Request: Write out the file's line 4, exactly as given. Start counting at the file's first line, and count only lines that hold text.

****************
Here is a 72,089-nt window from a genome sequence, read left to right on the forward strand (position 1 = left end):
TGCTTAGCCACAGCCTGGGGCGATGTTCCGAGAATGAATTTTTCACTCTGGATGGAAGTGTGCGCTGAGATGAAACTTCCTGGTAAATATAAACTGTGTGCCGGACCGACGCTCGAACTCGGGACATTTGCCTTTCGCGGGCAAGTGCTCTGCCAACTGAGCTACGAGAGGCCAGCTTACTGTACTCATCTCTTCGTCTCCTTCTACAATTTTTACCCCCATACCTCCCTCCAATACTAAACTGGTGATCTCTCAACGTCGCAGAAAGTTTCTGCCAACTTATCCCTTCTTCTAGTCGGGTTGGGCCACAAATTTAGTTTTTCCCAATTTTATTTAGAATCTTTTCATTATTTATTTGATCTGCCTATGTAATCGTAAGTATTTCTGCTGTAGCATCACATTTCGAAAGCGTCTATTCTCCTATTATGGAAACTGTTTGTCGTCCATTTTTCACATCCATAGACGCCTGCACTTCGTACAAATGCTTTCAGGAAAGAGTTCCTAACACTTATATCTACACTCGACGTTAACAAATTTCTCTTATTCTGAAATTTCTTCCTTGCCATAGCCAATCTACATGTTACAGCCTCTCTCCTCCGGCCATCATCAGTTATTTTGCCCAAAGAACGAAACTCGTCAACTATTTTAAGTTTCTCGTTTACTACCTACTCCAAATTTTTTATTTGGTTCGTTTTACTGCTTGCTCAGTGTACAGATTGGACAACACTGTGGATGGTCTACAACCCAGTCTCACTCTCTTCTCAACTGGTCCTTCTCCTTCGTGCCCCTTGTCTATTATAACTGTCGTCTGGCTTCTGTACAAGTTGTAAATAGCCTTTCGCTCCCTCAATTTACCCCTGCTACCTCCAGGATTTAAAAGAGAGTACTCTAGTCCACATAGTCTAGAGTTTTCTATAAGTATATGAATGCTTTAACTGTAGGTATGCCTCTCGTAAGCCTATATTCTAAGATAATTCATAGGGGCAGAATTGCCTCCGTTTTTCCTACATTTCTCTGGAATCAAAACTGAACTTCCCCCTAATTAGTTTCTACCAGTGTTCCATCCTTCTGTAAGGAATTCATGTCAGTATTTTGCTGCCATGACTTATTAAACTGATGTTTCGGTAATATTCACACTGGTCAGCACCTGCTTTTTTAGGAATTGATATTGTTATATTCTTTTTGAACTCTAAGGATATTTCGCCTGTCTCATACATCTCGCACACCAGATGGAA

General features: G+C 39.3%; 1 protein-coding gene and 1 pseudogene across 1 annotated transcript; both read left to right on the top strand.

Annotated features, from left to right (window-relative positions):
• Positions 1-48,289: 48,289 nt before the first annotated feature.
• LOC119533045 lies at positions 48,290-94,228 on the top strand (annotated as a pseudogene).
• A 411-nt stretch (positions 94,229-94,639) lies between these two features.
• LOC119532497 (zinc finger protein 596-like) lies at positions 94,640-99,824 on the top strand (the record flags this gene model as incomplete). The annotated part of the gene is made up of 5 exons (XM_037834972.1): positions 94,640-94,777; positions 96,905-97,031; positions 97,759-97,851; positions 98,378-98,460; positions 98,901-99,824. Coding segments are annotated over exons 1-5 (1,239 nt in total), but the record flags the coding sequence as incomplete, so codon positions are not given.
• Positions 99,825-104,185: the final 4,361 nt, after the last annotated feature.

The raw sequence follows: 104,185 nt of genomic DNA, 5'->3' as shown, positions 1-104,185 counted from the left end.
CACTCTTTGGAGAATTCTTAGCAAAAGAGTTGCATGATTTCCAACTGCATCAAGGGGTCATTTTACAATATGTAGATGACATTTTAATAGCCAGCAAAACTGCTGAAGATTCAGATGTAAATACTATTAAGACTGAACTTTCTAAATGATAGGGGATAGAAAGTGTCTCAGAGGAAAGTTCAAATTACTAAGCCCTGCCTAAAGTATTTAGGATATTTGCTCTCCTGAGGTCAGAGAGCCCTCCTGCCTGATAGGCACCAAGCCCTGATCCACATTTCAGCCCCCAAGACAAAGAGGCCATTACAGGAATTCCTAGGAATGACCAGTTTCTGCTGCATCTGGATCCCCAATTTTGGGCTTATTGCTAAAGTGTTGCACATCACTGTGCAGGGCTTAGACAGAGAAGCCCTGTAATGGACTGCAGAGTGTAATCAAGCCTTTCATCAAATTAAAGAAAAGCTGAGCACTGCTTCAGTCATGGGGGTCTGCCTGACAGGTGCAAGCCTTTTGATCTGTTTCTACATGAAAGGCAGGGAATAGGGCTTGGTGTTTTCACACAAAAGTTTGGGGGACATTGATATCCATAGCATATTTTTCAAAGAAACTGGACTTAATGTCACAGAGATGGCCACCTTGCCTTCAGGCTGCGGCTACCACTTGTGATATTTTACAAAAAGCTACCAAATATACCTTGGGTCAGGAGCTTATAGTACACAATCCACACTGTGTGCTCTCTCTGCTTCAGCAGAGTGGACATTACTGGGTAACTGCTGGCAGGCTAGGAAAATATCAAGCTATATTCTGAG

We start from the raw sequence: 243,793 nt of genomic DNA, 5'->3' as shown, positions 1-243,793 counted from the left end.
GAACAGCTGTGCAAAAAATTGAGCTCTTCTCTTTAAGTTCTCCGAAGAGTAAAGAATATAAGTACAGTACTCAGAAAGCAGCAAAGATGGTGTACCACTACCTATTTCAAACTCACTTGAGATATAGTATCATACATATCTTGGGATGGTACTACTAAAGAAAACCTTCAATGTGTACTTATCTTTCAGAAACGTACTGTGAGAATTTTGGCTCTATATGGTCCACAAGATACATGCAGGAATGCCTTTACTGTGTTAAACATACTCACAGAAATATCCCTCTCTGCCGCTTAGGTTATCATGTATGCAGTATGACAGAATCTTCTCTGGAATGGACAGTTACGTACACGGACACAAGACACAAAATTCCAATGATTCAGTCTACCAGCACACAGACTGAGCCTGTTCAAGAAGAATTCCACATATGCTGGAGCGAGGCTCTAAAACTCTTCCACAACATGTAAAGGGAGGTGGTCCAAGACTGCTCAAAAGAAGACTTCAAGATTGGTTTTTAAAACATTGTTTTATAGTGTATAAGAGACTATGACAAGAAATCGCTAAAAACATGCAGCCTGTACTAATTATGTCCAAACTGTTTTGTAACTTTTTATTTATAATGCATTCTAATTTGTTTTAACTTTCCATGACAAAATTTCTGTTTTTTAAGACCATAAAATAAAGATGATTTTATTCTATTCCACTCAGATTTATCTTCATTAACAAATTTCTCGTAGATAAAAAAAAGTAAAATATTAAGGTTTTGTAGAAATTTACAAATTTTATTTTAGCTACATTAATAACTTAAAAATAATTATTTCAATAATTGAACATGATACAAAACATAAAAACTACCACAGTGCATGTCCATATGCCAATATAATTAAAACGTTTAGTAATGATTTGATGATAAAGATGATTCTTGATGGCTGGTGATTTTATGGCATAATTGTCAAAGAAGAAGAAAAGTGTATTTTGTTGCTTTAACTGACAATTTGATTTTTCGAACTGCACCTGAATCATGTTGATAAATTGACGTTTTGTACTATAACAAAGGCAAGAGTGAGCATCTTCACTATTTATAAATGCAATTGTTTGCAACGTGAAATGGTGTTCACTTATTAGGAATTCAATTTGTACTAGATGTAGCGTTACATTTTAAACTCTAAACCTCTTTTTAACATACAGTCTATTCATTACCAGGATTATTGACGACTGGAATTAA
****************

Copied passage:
Annotated features, from left to right (window-relative positions):